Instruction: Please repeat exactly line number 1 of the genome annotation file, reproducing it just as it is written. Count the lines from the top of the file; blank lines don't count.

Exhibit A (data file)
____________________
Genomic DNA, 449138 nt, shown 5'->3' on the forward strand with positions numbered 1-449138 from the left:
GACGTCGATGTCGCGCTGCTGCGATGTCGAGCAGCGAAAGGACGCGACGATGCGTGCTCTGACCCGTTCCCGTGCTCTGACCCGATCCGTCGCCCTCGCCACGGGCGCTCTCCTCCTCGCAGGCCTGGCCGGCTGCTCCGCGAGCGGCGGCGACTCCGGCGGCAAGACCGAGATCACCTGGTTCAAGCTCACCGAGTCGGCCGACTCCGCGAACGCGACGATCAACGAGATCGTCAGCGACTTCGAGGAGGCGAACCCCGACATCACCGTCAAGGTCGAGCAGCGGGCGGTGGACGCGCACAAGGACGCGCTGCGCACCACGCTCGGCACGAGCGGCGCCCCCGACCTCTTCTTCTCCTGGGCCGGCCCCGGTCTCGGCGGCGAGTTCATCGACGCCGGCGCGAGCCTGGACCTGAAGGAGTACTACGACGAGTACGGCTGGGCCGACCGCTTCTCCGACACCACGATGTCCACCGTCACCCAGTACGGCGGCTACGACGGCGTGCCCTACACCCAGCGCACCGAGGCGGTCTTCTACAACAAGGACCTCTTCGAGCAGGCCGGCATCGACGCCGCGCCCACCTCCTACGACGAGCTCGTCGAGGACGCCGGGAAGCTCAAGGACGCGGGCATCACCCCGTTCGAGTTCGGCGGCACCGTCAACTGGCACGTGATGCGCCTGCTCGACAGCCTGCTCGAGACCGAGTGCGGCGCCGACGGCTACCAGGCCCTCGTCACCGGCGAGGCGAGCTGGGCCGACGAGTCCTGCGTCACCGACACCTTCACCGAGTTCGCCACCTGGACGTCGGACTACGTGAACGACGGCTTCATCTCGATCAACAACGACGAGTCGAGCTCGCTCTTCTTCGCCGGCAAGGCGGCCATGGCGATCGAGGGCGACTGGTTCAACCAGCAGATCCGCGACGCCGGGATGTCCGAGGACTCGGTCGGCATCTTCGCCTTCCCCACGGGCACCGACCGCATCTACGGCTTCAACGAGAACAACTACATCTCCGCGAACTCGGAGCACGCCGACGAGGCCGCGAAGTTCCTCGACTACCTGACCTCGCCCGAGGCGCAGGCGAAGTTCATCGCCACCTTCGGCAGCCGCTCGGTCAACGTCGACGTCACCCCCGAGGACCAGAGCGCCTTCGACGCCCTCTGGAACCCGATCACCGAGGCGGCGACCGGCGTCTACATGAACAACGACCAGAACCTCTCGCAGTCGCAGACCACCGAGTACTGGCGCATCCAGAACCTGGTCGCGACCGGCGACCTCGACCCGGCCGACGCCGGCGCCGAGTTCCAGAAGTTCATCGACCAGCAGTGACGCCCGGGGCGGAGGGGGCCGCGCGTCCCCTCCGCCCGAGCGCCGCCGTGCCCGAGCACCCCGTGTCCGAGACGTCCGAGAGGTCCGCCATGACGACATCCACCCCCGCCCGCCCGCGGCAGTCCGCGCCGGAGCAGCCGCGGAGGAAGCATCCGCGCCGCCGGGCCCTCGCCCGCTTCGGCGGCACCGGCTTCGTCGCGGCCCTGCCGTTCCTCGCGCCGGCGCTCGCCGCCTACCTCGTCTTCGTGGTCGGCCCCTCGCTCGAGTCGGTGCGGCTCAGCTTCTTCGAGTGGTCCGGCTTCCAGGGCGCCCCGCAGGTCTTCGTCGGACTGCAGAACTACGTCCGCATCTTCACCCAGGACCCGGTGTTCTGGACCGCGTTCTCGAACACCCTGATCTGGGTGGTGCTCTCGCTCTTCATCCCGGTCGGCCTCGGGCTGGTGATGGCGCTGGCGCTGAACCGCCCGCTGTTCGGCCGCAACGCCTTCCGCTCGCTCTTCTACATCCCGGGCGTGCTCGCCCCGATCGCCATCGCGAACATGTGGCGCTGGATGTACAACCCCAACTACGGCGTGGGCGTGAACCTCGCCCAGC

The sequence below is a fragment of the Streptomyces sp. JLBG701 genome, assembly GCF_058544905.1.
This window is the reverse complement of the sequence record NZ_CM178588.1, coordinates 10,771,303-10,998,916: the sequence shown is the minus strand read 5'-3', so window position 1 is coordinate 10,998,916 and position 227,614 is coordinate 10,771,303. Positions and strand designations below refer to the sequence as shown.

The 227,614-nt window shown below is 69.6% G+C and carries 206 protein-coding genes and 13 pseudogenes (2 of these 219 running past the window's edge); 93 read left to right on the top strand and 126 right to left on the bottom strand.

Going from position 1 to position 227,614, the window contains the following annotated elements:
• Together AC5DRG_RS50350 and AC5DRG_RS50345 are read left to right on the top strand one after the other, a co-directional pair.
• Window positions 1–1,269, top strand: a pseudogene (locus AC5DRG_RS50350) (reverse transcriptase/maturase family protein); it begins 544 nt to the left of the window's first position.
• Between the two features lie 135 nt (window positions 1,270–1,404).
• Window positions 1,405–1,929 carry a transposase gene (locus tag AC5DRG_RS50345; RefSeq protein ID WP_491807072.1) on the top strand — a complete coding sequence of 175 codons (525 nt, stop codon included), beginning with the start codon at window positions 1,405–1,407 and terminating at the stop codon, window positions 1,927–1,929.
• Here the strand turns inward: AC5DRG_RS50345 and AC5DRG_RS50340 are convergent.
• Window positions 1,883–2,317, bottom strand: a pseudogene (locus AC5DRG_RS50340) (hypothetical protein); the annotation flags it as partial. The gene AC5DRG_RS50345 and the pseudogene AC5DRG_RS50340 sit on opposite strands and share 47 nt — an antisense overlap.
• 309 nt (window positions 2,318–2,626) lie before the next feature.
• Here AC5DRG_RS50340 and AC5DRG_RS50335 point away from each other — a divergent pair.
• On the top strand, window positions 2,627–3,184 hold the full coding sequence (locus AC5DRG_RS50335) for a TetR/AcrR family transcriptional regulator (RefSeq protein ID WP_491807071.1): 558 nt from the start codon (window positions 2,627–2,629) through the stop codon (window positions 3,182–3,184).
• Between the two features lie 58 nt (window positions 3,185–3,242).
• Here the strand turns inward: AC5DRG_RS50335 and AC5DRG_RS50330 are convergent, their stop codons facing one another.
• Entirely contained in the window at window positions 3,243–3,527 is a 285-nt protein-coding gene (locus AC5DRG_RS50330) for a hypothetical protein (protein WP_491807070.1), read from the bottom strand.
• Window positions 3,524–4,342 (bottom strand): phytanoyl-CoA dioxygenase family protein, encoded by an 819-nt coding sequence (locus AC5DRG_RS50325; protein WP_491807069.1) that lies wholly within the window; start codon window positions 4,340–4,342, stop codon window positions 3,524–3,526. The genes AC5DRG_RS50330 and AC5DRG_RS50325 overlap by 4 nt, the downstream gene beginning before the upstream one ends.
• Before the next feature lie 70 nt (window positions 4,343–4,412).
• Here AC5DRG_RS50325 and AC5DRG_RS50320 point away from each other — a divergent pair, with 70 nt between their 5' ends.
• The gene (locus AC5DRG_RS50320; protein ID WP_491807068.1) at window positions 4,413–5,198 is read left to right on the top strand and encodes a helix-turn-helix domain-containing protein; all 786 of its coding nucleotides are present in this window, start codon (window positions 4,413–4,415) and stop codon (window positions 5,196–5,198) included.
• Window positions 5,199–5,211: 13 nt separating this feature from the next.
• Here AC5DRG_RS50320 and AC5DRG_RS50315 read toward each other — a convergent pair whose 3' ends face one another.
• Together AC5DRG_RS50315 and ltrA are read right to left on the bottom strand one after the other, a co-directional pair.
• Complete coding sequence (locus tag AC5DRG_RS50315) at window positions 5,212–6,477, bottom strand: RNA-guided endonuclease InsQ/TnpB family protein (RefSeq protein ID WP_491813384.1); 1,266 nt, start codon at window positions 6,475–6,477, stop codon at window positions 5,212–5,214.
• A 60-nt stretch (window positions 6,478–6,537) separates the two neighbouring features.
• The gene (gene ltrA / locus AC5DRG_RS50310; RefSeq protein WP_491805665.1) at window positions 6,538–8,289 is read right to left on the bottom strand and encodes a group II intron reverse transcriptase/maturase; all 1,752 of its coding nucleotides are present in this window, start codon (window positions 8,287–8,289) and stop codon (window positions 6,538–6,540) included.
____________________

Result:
Genomic DNA, 449138 nt, shown 5'->3' on the forward strand with positions numbered 1-449138 from the left: